17 Gynecologic Tumors
Endometrial cancer is the most common gynecologic malignancy with uterine sarcomas and is very rare (3%). The etiology is thought to be the chronic stimulation of the endometrium by estrogen, unopposed by progesterone.
Use of tamoxifen in postmenopausal breast cancer.
Use of estrogen-only hormone replacement therapy.
Lynch’s syndrome due to faulty deoxyribonucleic acid (DNA) mismatch repair genes, autosomal dominant. 5
Endometrial hyperplasia is the precursor lesion for endometrioid adenocarcinoma, which is the most common (75%), and is graded by the amount of solid masses within tumor cells; the larger the solid masses, the higher the grade. Endometrial thickening can be seen on transvaginal ultrasound or magnetic resonance imaging. 6 , 7
Serous carcinoma (uterine papillary serous cancer) represents about 10% of endometrial carcinoma and is aggressive with early spread to lymph nodes and peritoneum. 8
Lynch’s syndrome (hereditary nonpolyposis colorectal cancer) can be associated with about 5% of endometrial cancer, presents 40–60% risk of endometrial cancer, and results in lower mean age of onset than the general population.
The International Federation of Gynecology and Obstetrics Staging system 9 is used:
Stage I: Tumor confined to body of the uterus.
IA: Less than half of the myometrium invaded.
IB: More than half of the myometrium invaded.
Stage II: Invades cervical stroma but does not extend beyond uterus.
Stage III: Locoregional spread of tumor.
Stage IV: Invades bladder or bowel or has distant metastases.
Treatment followed for different stages of endometrial cancer are as follows:
Stages I–II: Simple hysterectomy/bilateral salpingo-oophorectomy (BSO).
About 5% may have adnexal involvement. 10
If the patient is younger than 50 years, synchronous ovarian cancer may occur in 9% of cases. Laparoscopic hysterectomy has fewer postoperative adverse events with the same overall survival as with transabdominal hysterectomy. Radiation therapy (RT) with intravaginal brachytherapy is only indicated in patients older than 60 years with lymphovascular invasion in stage IA, grade 1 or 2. In higher grades, RT is indicated since vaginal recurrence may be as high as 14%. 11 Adjuvant chemotherapy is not usually used.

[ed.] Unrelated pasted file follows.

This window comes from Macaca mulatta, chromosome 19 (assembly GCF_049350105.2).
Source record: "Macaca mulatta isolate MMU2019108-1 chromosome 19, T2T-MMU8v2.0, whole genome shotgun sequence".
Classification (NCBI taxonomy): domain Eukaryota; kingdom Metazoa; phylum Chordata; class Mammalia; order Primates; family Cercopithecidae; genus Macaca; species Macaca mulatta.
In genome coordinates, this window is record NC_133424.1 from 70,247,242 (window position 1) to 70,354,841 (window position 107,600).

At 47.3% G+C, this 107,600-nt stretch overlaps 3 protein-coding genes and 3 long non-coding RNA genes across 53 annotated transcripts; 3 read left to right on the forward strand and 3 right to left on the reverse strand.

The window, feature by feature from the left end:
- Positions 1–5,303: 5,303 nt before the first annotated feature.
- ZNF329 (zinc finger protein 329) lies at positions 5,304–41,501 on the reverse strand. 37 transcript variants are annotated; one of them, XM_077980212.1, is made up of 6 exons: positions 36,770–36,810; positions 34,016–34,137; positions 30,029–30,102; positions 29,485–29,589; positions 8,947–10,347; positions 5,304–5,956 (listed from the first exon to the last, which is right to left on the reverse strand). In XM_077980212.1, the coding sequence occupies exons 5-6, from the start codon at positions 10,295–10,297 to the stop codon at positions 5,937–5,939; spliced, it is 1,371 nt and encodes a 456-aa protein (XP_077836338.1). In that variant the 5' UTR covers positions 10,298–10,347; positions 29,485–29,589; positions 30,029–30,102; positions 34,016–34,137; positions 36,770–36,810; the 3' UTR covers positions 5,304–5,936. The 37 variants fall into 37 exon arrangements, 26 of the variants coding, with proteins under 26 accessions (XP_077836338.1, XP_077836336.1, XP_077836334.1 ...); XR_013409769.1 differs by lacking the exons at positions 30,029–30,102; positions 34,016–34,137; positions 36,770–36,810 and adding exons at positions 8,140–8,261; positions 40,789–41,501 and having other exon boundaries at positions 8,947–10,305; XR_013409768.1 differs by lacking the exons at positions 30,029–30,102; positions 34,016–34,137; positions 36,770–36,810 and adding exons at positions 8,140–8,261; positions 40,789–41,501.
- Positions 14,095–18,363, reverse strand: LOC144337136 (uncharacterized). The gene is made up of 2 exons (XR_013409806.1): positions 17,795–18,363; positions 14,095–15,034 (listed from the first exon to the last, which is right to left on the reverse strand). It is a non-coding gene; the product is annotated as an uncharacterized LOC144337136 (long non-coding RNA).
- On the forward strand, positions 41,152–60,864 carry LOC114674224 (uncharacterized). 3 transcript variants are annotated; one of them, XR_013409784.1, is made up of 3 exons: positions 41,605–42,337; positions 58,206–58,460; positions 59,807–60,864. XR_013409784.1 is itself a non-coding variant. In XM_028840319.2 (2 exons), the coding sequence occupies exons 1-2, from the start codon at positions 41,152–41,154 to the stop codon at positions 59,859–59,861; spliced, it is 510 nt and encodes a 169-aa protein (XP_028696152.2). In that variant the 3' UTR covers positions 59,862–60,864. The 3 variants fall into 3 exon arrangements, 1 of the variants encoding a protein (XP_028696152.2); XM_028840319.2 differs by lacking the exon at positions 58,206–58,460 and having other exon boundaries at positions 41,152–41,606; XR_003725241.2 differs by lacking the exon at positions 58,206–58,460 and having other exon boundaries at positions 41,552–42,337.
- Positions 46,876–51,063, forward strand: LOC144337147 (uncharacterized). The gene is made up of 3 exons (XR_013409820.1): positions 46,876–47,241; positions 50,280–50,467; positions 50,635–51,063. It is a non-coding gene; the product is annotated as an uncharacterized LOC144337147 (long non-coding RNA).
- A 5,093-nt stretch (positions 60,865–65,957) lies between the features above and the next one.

Stage III: Heterogenous group of patients usually treated with chemoradiation with 50 Gy of intensity-modulated radiation therapy (IMRT) coupled with cisplatin (50 mg/m2), then four courses of paclitaxel/carboplatin. This regimen results in a 5-year disease-free survival of 88% and an overall survival at 5 years of 97%. 12
Stage IV: Incurable disease; however, the regimen of paclitaxel, cisplatin, and doxorubicin results in a 57% response rate, progression-free survival of 8.3 months, overall survival of 15 months. 13 Antiangiogenic agents, mTOR (mammalian target of rapamycin) inhibitors, anti-EGFR (anti-epidermal growth factor receptor) agents and numerous single-agent chemotherapy trials are ongoing for second-line chemotherapy.
Role for Interventional Radiology
Since this cancer may invade the bladder, renal obstruction and hydronephrosis are a possibility and are treated with percutaneous nephrostomy and ureteral stents. These tumors may also invade and cause hemorrhage, which can be treated with embolotherapy. Chemotherapy should not be utilized as this tumor is likely being treated with chemotherapeutic agents that are nephrotoxic (such as cisplatin) and their addition does nothing to assist in the shrinkage of the tumor beyond the embolic effect. Particles that are approximately 100 µ in diameter are preferred since it is unlikely that they will result in necrosis, only ischemia. Larger particles will produce collateral vessels almost immediately and will likely result in recurrent hemorrhage.